J. Edgar Hoover: Memo on Martin Luther King

(1965)

Explanation and Analysis of the Document

Throughout the 1950s and early to mid-1960s, Hoover directed investigations of members and spokespersons of various social and political movements in the United States, including the New Left, the anti–Vietnam War movement, and student activist groups. Prominently, he investigated the possibility of ties between Communism and the civil rights movement. As arguably the most prominent civil rights leader, Martin Luther King, Jr., was a target of intense FBI investigation.

In a memo to Deputy Director Clyde Tolson and others (dated July 6, 1965), Hoover summarizes a discussion he had with the U.S. attorney general, Nicholas Katzenbach. The subject of the memo was possible linkages between King, Communism, and the antiwar movement. Hoover makes reference to Stanley Levison, a New York businessman who was prominent in leftist politics in the 1950s and 1960s. Levison, for example, had held a leadership position in the U.S. Communist Party...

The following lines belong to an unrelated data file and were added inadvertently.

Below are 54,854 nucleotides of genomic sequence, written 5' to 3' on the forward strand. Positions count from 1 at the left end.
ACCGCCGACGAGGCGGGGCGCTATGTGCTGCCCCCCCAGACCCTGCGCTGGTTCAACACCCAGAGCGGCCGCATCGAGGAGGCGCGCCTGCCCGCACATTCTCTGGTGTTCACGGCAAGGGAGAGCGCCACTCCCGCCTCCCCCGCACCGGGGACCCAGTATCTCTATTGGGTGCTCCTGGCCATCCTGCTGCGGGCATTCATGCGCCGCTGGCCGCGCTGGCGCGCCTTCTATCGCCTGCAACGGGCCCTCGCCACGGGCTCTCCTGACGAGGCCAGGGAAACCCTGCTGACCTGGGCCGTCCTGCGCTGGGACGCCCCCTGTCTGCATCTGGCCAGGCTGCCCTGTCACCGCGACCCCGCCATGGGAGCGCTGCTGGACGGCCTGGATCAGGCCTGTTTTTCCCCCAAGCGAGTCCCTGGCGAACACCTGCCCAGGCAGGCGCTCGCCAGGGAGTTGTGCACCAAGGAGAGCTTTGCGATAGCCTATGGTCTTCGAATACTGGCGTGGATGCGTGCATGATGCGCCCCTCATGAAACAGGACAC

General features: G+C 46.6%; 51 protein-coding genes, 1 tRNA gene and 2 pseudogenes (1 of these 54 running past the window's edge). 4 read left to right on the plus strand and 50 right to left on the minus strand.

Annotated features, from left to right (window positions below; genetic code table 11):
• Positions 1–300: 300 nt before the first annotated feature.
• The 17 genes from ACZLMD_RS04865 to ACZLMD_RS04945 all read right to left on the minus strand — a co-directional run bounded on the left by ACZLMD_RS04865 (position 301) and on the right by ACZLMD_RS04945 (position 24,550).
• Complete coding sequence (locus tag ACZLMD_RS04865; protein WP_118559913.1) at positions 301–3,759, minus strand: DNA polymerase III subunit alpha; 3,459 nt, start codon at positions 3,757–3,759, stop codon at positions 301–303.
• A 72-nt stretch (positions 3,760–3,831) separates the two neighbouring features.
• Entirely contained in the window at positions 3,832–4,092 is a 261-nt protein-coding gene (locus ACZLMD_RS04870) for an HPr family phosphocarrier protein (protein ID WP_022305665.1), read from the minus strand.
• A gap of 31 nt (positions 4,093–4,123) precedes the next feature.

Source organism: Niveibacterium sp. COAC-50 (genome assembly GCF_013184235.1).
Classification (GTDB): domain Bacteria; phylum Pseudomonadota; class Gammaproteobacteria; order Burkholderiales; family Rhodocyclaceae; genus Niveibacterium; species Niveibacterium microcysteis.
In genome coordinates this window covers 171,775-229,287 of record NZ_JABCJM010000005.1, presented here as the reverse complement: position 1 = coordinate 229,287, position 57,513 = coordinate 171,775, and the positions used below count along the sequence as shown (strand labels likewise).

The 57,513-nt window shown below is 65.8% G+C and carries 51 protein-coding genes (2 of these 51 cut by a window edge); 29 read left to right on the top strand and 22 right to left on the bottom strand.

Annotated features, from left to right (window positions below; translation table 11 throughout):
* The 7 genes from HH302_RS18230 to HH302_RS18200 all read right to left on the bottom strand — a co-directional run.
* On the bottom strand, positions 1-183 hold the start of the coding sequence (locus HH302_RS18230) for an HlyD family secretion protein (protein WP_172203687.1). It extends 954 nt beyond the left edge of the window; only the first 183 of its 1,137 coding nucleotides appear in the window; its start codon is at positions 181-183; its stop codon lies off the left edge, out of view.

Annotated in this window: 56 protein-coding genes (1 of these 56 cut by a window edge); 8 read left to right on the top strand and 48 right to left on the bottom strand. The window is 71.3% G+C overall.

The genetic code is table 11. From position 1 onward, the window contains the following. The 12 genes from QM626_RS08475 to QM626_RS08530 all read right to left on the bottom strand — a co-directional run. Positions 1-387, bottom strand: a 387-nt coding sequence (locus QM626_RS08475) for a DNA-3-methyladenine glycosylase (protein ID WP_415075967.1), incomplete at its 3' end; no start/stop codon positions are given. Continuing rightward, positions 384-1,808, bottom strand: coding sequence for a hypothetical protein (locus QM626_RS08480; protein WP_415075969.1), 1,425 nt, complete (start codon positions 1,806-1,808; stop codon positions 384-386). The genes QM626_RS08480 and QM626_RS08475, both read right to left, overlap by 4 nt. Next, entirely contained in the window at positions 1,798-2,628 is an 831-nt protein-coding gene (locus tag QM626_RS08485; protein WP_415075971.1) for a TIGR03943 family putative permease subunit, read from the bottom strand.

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J. Edgar Hoover (Library of Congress)

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